the Jabbawockeez at the MGM Grand, push the boundaries of Hip Hop to evoke heady imagery, raucous laughter, and an all-around good time.
MGM Resorts International
When you sit at the top of the pop music food chain, as Hip Hop has for a decade, the temptation is strong to take yourself very seriously. After all, what is a clown if not an easy target?
No one bothered to tell the Jabbawockeez, and they get the last laugh as EDM (Electronic Dance Music) threatens to overtake Hip Hop in the dance clubs. In their latest residency for 2019, “Jreamz” at the MGM Grand, the renowned California-grown dance crew does many things well. Best of all, they repeat their previous success at capturing a spirit of fun and levity sorely missing from the Top 40. This rowdy, joyful spirit is what put Hip Hop in its pole position in the first place.
Founded in San Diego by Kevin “KB” Brewer, Phil “Swagger Boy” Tayag, and Joe “Punkee” Larot from the ashes of their previous, Sacramento-based crew 3 Muskee, the Jabbawockeez shot to prominence in 2008 as winners of the first season of America’s Best Dance Crew. They have toured the nation and headlined numerous residencies in Las Vegas.
“Jreamz” is built around the loose story of a work-a-day schlub putting on pajamas and a pointy sleeping cap, laying down in bed, and awakening in a rich dream world, filled with adversaries who want to step to him, and allies ready to back him up. Adding to the flavor, the Dreamer is split into a “dark side” and a “light side,” two separate dancers who interact with, and don’t always oppose, each other. Complex synchronized and syncopated choreographies recall the street dance battles that birthed this technique. In moments choreographed to remixed classical music, the spectacle approaches the feel of ballet … only with breaking, pop-and-lock, and slow-step.
Tricked out in matching, slightly creepy white masks and Mickey Mouse gloves, the Jabbawockeez recall classic Commedia dell’Arte mask work in their exaggerated, mime-like physicality. The Blue Man Group is another obvious influence, but the Jabbawockeez do their thing without the benefit of those expressive eyes. This is a family-friendly show, assuming your kids can handle loud music and bright lights.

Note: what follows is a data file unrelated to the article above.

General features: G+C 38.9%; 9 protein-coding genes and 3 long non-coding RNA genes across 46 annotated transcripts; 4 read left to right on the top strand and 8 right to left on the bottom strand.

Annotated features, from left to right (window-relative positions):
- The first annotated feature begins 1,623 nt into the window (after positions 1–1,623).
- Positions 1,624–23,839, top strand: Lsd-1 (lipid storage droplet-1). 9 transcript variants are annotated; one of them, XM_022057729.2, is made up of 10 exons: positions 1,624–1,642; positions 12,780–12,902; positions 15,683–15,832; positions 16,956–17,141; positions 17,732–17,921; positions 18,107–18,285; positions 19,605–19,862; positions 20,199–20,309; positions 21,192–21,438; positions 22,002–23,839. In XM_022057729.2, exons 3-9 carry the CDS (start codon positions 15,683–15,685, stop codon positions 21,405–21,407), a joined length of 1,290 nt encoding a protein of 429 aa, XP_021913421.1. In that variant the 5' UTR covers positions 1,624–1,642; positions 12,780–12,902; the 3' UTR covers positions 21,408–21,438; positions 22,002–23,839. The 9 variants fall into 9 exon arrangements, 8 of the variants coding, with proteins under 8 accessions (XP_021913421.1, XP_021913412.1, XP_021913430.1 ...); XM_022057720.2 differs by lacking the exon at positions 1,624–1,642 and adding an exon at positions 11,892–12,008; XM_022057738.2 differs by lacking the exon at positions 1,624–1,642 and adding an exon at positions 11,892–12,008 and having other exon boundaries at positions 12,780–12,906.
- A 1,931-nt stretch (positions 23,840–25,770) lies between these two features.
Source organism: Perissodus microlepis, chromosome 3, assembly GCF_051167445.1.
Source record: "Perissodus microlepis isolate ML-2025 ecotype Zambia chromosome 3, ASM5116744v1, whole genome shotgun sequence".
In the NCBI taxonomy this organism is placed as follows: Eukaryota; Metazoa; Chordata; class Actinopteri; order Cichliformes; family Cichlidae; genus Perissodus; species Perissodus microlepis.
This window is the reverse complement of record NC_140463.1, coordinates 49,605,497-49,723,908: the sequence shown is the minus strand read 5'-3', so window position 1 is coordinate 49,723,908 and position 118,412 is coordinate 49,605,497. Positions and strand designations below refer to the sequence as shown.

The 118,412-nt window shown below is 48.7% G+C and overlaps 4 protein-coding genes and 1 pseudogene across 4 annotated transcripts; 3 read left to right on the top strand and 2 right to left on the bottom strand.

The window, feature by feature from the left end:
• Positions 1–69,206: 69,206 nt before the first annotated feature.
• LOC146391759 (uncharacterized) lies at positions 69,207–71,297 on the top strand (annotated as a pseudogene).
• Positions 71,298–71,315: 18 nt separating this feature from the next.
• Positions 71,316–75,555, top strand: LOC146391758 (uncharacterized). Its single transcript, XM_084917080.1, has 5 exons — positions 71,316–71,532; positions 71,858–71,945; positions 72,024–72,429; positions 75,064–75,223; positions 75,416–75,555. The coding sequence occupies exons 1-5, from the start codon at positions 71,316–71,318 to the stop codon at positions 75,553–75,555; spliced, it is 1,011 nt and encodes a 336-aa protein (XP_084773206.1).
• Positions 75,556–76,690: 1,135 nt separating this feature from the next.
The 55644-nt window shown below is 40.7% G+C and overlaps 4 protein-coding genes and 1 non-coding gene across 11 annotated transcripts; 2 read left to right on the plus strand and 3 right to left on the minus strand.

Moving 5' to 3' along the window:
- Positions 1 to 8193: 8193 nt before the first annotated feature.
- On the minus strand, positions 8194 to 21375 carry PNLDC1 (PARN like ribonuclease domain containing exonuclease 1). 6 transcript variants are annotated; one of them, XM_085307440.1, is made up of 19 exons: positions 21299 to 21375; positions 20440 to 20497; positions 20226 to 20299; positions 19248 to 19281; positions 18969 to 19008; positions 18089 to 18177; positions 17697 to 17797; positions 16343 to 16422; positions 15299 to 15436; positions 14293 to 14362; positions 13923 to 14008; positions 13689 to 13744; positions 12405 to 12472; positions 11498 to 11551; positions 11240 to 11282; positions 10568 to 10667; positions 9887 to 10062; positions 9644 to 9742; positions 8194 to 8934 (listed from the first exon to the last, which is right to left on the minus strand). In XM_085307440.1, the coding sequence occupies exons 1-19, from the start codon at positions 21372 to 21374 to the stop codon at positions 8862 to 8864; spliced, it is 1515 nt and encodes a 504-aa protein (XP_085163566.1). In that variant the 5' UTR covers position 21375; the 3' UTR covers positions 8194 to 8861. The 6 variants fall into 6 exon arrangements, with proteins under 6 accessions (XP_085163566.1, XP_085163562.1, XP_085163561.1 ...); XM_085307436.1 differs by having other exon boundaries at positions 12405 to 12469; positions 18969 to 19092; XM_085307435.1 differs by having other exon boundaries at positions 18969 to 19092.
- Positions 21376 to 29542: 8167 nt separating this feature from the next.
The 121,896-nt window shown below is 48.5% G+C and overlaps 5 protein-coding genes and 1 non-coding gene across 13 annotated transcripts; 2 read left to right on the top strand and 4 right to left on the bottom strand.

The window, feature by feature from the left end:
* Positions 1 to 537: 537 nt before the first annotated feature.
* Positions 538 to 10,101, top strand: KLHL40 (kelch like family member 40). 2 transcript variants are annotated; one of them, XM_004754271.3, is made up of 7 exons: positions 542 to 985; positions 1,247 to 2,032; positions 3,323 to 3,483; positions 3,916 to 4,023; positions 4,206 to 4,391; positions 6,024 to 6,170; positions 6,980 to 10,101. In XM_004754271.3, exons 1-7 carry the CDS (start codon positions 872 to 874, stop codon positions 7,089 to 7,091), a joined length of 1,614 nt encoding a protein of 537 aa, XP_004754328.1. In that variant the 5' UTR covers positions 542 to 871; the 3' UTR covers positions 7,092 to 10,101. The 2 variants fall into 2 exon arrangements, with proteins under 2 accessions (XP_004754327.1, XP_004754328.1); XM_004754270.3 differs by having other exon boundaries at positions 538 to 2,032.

The multi-genre sound palate draws heavily from EDM for an of-the-moment sound, dipping into classics by Biggie and DJ Kool to remind us of their roots. A particularly hilarious, clownish piece plays out over the bubblegum anthem “My Boo” by Ghostown DJs. When the music cuts off abruptly, the oblivious Light Dreamer continues jamming out spastically.
Shortly thereafter, the Light Dreamer invites a female audience member onstage, in keeping with the Jabbawockeez’ tradition of audience involvement. He makes a hysterical show of getting her to face the audience, rather than keep her eyes on the looming cast of dance like anyone would … then, rose in hand, the Light Dreamer attempts to romance her to the strains of “Suavamente” by Elvis Crespo, looking like Spanish Buzz Lightyear from the end of “Toy Story 3.”
Supplementing this sparse storyline is an impressive light show, including dreamy gobo spots, an RGB laser light show, and surreal visuals projected on screens. In one memorable sequence, the Light and Dark Dreamers stand in front of an upstage screen, on which is projected a checker-floored dreamscape with vector mountains and trees. Sparkly parasols, keyboards, fireflies, and rainbows appear on the backdrop, which the Dreamers make a pantomime of interacting with to very cool effect.
The theater is tiny, which serves the show well. Not only is every $100+ seat spectacular, but the close quarters add a throbbing immediacy to the physicality. From far away on a huge stage, the precision dancing would be impressive. At close quarters, it pops.
Verdict: Risen from humble roots as a street dance crew, the Jabbawockeez at the MGM Grand in 2018, push the boundaries of Hip Hop to evoke heady imagery, raucous laughter, and an all-around good time.